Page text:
Organizations seeking the preservation of marriage filed briefs with the U.S. Supreme Court urging the justices to defend the constitutionality of a federal law and state amendment defining marriage as a union between one man and one woman.
Signed by President Clinton in 1996, the Defense of Marriage Act (DOMA) also protects the right of any state not to recognize same-sex marriages performed elsewhere.
The court will also hear the challenge to California’s marriage amendment. The amendment was passed in 2008 by more than 7 million voters.
The court will hear the cases over two days in March.
Alliance Defending Freedom filed its brief Tuesday, arguing that the court should affirm the validity and rational basis of California’s marriage amendment.
“Marriage between a man and a woman is a universal good that diverse cultures and faiths have honored throughout the history of Western Civilization,” said ADF Senior Counsel Austin R. Nimocks.
The country is at a pivotal point in history.
“Nothing will define the future of America more than the Court’s decision on marriage,” said Mat Staver, founder and chairman of Liberty Counsel, one of the groups that filed amicus briefs.
Liberty Counsel is asking the court to dismiss the DOMA case, Windsor v. United States. The suit involves a New York woman required to pay taxes on the property her late partner left her in 2007. Their Canadian marriage—recognized by the State of New York — is not recognized under DOMA.
The legal group says she doesn’t have the right to bring the case.
“For Ms. Windsor to have had standing, she needed to be considered a spouse in New York at the time she filed a suit against DOMA, but in 2009, New York recognized only marriages between one man and one woman,” according to Liberty Counsel.
Liberty Counsel also filed a brief asking the court to uphold the constitutionality of California’s marriage amendment.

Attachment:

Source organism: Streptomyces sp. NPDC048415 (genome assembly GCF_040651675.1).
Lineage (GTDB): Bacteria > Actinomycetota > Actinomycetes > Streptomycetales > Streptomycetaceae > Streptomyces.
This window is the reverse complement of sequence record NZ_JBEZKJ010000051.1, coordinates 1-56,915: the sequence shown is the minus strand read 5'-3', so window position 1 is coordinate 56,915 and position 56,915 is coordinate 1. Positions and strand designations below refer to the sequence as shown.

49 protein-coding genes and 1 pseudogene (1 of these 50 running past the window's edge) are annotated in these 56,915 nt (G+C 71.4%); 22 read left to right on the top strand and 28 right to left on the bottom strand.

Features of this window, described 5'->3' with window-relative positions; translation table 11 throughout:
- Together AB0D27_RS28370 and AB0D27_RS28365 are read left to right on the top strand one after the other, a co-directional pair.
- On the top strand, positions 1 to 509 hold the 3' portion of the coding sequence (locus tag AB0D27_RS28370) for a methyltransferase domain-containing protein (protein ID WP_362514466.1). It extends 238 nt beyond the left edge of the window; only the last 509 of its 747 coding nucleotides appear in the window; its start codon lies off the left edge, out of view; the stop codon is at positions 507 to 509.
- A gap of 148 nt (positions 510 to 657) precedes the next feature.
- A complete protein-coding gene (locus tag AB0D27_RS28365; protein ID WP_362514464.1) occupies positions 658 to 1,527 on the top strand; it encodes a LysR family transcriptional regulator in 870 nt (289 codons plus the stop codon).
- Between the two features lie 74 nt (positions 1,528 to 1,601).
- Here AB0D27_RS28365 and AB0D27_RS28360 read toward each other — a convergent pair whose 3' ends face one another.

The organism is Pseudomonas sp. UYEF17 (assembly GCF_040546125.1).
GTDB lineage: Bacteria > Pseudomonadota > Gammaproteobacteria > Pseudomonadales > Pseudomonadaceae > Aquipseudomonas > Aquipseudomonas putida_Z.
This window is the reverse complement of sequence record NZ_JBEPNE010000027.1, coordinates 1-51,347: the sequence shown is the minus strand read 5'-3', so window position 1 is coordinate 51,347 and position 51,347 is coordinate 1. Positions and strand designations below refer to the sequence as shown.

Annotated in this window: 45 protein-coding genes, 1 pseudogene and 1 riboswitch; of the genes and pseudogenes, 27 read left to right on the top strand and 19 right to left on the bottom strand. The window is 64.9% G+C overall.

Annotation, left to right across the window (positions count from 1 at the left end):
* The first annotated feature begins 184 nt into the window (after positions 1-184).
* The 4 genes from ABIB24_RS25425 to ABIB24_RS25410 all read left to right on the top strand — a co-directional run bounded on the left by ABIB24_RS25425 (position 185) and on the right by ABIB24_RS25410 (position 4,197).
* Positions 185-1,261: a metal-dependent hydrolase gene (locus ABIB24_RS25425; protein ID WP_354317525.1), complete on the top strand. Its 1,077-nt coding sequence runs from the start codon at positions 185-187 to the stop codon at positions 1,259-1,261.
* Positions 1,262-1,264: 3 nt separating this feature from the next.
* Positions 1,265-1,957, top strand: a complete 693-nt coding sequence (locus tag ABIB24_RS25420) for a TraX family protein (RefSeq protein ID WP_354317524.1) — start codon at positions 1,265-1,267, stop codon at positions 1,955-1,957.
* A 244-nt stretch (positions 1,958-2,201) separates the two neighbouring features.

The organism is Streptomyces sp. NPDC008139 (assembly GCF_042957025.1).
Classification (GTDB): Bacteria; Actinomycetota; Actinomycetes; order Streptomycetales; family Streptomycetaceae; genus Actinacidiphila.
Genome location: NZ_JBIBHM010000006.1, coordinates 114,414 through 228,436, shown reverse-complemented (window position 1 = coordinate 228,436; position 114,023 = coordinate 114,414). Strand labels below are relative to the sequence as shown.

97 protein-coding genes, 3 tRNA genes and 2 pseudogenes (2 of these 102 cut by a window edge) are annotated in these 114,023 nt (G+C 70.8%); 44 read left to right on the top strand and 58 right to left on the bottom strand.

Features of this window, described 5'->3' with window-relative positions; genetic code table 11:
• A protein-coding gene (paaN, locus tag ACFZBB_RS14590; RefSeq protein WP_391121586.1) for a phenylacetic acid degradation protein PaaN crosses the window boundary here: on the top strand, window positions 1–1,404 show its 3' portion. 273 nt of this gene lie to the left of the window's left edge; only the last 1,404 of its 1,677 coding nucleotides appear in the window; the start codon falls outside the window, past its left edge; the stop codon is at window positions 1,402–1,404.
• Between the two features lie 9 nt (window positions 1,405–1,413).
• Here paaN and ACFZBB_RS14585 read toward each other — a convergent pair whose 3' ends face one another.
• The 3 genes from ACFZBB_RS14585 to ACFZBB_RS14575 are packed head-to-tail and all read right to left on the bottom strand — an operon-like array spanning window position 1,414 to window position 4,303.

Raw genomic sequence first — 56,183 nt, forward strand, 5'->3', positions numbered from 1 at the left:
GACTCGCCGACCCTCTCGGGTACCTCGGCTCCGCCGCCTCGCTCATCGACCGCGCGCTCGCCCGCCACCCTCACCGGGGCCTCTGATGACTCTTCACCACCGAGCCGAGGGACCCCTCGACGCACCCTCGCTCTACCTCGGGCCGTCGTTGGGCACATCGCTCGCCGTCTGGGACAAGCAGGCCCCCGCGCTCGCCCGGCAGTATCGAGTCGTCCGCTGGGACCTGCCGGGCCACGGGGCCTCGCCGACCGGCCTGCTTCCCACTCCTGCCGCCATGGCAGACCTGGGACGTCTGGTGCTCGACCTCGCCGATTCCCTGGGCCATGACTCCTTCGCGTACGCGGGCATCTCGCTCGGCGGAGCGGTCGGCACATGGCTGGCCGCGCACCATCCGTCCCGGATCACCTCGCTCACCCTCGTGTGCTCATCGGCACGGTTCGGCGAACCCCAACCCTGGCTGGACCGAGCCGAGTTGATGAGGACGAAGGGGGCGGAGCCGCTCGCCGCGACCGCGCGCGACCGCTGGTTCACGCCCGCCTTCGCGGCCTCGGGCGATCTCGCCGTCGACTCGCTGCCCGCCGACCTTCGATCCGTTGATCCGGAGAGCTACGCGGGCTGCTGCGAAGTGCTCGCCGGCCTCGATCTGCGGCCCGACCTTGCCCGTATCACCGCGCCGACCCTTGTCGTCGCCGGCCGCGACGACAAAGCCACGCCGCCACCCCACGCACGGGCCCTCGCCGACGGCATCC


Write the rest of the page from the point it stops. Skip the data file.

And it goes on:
“America’s very existence is at stake,” Staver said. “Marriage is not simply an artifact of law to regulate Social Security benefits, but an institution of God to procreate and nurture perpetual generations.”
The people behind The Manhattan Declaration also asked the court to preserve marriage.
“Natural Law, the nature of the human person, and common sense provide ample reason to preserve marriage as it has always been understood,” said John Mauck, a Chicago attorney, who filed the brief.
Concerned Women for America (CWA) says it’s improper for gay activists to portray themselves as “victims.”
“CWA’s briefs focus on the undeniable political power of the homosexual movement and why they should never be a ‘suspect class,’” said Penny Nance, the organization’s president and CEO. “Both briefs paint a very clear picture showing we are dealing with one of the most powerful movements in history, even though it represents a very minute section of the population.”
Take Action: Ask Your U.S. Senators to Protect Marriage
Anti-marriage senators may try to use the Defense Authorization bill as a vehicle to repeal the Defense of Marriage Act (DOMA).
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Learn more about the Defense of Marriage Act.